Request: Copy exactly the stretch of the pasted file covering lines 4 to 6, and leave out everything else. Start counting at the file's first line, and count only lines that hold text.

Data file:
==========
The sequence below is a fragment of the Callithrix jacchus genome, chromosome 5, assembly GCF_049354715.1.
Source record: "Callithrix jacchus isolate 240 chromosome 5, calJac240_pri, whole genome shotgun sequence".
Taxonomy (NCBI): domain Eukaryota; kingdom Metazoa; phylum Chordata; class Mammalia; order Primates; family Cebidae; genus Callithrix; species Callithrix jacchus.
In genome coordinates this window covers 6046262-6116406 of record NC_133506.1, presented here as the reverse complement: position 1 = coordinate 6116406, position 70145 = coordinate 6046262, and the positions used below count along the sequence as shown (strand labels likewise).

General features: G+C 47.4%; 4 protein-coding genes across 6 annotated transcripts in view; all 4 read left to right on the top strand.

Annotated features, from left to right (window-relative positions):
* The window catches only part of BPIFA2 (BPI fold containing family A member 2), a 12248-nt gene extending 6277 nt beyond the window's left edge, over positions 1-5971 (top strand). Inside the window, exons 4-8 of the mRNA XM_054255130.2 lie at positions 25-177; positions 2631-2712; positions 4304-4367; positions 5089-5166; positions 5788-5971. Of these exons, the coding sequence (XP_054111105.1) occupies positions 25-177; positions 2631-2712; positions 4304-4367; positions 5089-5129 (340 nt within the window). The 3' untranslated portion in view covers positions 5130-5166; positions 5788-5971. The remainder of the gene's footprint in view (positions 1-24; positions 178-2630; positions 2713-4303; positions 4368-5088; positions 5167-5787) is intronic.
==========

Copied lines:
In genome coordinates this window covers 6046262-6116406 of record NC_133506.1, presented here as the reverse complement: position 1 = coordinate 6116406, position 70145 = coordinate 6046262, and the positions used below count along the sequence as shown (strand labels likewise).

General features: G+C 47.4%; 4 protein-coding genes across 6 annotated transcripts in view; all 4 read left to right on the top strand.

Annotated features, from left to right (window-relative positions):